Wednesday, 5 December 2012


...With the craft fair in a couple of days we though we would share with you some of the many hints, tips and pictures we have in The Factoree's archives.

Why do we love craft so much?
Now really...don't get us wrong, we love being a topshop warrior as much as the next person. We love the shiny displays of the big budget high street chains and we get really excited when the carrier bag is almost as cute as our new purchased goods but the thing about craft fairs is the adventure.
When done correctly, a craft fair is a display of handmade talent. Its personal, there is variety all at one event and we love the networking and the feeling of appreciating how something is designed and made.

So you are doing a craft fair for the first time?
We've made many mistakes when it comes to what to take and what not to take to a craft fair. This is something that experience and high insight will teach you.

A great starter list based on an indoor event:

  • Money. Now we don't want to seem crazy by listing this first but money is important. Selling your stuff is the goal. We advise a well managed starter 'float'. We often just get £20-£30 changed into a few £5 notes, lots of £1 coins too. Although it may seem quite nice at the time being handed £20 notes by 5 customers all within an hour this can be a nightmare without change. Some venues may offer change but just in case it is worth being prepared. Bring a handy box that is secure to store your money in- or if you're super cool wear a bum bag ;)
  • Stock. Obviously. We always take our best sellers, some cheeky one off products and some extras. It's always better to take more products with you, you don't want to be sold out and have to pack up early.
  • Packaging. Some people are fine without a bag but if we are honest we like to give every customer a bag. This is so we can take the opportunity to stamp our logo on to the bag, drop a business card into it and seem that little more professional. If your items are small such as earrings then take 30 seconds to wrap them in some tissue paper. Even if you don't have the budget, collect some carrier bags, pop into a local shop and ask for a few extra- putting a recycled twist on packaging. Bubble wrap may be something to consider too, especially if you sell ceramics or anything that might smash. Ebay is the god send for cheap packaging. You could even wrap little products in scrap fabric.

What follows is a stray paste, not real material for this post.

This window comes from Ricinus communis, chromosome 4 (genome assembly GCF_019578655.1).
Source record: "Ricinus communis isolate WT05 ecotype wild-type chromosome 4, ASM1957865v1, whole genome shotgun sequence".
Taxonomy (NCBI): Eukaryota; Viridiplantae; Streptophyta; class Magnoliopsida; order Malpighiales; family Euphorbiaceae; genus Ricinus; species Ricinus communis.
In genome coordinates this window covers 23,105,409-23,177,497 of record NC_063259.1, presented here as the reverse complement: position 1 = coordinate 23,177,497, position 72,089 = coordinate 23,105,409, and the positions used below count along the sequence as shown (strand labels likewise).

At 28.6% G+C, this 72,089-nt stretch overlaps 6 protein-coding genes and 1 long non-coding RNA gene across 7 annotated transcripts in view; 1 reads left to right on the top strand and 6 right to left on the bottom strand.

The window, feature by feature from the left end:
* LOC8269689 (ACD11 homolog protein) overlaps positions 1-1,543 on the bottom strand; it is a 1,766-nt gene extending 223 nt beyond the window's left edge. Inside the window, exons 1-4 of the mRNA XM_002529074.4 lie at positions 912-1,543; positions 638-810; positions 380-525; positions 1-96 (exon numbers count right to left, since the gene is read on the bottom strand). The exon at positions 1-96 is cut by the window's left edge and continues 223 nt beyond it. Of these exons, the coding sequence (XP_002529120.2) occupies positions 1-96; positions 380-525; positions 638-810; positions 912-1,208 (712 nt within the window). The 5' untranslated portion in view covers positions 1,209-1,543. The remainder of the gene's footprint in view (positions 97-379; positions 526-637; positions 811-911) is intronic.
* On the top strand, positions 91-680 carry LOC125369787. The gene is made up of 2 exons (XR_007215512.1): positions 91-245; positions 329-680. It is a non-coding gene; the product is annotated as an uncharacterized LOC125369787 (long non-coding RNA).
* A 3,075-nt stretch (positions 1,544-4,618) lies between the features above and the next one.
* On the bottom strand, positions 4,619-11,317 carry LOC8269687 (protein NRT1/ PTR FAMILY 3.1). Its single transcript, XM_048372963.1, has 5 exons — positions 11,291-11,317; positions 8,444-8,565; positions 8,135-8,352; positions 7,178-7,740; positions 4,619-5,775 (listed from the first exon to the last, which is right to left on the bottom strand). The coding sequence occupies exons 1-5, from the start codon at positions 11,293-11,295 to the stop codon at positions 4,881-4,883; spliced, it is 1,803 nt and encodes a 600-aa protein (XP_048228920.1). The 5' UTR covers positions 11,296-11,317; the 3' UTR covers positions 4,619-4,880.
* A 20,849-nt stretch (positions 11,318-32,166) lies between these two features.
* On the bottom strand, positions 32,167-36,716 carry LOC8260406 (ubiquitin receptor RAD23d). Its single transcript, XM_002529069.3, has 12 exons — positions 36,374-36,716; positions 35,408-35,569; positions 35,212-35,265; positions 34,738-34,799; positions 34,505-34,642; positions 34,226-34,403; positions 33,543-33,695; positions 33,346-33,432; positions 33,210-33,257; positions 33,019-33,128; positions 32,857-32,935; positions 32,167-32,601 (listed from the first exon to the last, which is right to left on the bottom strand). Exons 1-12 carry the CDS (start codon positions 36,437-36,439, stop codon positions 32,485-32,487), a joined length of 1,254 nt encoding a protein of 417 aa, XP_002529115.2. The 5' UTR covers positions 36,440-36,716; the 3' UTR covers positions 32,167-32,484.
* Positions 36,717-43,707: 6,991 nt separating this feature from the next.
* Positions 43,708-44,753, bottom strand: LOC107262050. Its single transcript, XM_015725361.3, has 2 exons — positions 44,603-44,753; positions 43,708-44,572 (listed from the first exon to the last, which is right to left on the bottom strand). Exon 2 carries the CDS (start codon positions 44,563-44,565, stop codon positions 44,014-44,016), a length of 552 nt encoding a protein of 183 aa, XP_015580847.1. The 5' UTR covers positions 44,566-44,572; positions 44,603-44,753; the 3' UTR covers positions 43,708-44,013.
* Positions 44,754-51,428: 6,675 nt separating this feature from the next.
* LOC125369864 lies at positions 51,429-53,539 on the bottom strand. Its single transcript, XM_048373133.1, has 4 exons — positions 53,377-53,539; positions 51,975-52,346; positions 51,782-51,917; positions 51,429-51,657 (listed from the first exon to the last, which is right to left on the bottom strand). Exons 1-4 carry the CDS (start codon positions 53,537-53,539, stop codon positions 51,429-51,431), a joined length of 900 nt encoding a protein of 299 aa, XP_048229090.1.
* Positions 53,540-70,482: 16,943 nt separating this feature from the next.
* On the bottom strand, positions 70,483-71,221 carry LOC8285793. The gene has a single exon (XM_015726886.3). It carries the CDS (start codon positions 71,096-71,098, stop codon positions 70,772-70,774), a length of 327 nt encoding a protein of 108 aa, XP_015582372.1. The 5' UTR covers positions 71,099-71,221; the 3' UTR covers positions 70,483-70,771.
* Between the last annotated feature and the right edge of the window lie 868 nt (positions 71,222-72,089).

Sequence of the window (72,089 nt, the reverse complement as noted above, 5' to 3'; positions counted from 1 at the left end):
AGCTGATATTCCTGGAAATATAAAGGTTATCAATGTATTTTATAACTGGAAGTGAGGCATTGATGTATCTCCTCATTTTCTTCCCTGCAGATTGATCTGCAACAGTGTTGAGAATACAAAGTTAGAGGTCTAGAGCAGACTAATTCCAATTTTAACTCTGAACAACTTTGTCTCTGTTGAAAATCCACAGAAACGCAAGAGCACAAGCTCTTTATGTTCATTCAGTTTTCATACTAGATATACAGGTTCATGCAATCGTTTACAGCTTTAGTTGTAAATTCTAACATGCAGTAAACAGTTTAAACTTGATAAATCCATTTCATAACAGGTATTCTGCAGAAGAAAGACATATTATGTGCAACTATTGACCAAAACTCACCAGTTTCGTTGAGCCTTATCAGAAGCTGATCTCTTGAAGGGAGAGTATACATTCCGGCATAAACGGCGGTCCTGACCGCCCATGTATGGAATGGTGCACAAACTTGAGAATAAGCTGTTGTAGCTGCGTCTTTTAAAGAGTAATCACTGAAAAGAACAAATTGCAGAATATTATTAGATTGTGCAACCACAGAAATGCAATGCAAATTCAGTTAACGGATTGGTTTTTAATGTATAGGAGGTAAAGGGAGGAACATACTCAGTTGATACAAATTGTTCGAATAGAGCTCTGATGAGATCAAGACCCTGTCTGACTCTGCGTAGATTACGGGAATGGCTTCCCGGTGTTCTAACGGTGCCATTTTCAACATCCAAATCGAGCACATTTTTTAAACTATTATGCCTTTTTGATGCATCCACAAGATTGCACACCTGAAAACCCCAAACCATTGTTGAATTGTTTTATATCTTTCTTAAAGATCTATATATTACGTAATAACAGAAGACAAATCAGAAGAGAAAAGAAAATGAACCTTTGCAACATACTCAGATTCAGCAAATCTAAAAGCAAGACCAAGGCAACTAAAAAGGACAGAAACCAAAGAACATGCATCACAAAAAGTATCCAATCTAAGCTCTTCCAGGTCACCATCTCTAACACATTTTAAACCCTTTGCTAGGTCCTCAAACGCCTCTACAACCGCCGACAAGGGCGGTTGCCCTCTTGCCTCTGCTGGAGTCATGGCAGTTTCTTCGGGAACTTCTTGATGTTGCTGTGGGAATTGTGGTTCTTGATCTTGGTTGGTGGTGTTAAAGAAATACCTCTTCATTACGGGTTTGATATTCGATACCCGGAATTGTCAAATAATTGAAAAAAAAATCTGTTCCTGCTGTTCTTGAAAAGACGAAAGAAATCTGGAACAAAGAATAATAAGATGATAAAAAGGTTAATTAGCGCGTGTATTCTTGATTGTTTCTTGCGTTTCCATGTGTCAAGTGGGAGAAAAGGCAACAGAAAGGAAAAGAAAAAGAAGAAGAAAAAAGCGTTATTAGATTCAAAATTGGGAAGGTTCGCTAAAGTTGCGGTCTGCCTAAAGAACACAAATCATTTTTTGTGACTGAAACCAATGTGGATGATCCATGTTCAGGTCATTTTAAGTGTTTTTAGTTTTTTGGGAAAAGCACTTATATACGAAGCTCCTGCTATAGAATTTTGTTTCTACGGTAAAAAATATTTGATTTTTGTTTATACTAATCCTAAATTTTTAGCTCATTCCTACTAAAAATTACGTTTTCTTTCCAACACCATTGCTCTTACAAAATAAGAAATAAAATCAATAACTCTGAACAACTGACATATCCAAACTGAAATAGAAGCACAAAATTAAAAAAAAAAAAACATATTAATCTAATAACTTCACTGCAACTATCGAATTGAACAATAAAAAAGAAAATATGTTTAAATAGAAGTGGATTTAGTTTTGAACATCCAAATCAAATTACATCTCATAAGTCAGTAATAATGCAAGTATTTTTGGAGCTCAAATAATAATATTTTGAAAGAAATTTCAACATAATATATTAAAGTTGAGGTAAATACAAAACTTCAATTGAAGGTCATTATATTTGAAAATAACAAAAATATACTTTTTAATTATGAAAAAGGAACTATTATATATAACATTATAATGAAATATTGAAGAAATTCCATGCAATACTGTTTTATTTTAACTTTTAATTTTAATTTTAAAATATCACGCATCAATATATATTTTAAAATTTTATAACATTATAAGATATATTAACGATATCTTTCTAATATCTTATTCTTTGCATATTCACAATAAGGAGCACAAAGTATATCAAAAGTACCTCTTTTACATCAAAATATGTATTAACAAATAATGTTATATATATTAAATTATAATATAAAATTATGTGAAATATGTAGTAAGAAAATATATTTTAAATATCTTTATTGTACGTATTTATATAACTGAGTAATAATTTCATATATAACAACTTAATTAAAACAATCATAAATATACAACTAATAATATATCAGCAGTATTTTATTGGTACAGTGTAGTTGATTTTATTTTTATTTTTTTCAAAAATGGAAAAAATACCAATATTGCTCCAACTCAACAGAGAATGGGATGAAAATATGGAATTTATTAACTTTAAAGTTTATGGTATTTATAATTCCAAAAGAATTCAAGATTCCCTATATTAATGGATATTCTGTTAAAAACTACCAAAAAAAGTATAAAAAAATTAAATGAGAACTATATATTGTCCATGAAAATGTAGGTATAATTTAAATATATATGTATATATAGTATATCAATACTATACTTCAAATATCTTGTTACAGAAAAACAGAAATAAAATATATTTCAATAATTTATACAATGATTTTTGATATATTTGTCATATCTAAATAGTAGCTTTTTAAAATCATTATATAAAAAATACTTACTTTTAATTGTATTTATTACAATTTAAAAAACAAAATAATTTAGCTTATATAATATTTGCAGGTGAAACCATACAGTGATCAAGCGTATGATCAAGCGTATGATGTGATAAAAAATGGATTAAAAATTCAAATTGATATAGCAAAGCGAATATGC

• Pens and Paper- you may need a last minute price change or a little jot down. Price tags would be handy too.
  • Craft show details – starting time, break-down time, organizer’s contact info, etc.
  • Calculator- just in case your maths is awful like ours :) We tend to get brain freeze when adding it all together.
  • Socks, maybe some gloves or a little throw. Too many times we've been unprepared for the cold.
  • Crafting materials. Knitting, tools, sewing needles. It might be quiet and you can occupy yourself or something may need to be repaired. I love the idea of creating something behind your table and then placing it on to be sold. It's like a 'fresh batch'.
  • Water or a flask of tea. Remember to look after yourself and bring snacks. You are not your best if you're hungry, thirsty and cold.
  • Battery powered lights. It might get dark. You may not even use them depending on the venue but if you have never been to the venue before you never know. People need to see your products and blind shopping is not cool.

Display is the most important part. The above being organised part is important too but the display is what makes you different and draws people to your stall. Although your neighbours at the craft fair may be lovely and their work may be stunning, a little competition is only healthy.
Here is a few pictures of some really cute and inspiring stalls that we have found on various blogs around the Internet! (We don't claim to have taken any photographs, made any of the following items of organised the events. We are sharing these images as admiration and inspiration to others)


Good luck with your future events. Craft fairs are what you make of it. It's important to be yourself. Craft fairs are very personal and it is important to interact with your customers and make connections. Help the promoters out by telling everyone about the fair, spread the word and the love. REAL craft fairs are dying out by made in china sellers and The Factoree think it's a shame- we need to fight back!


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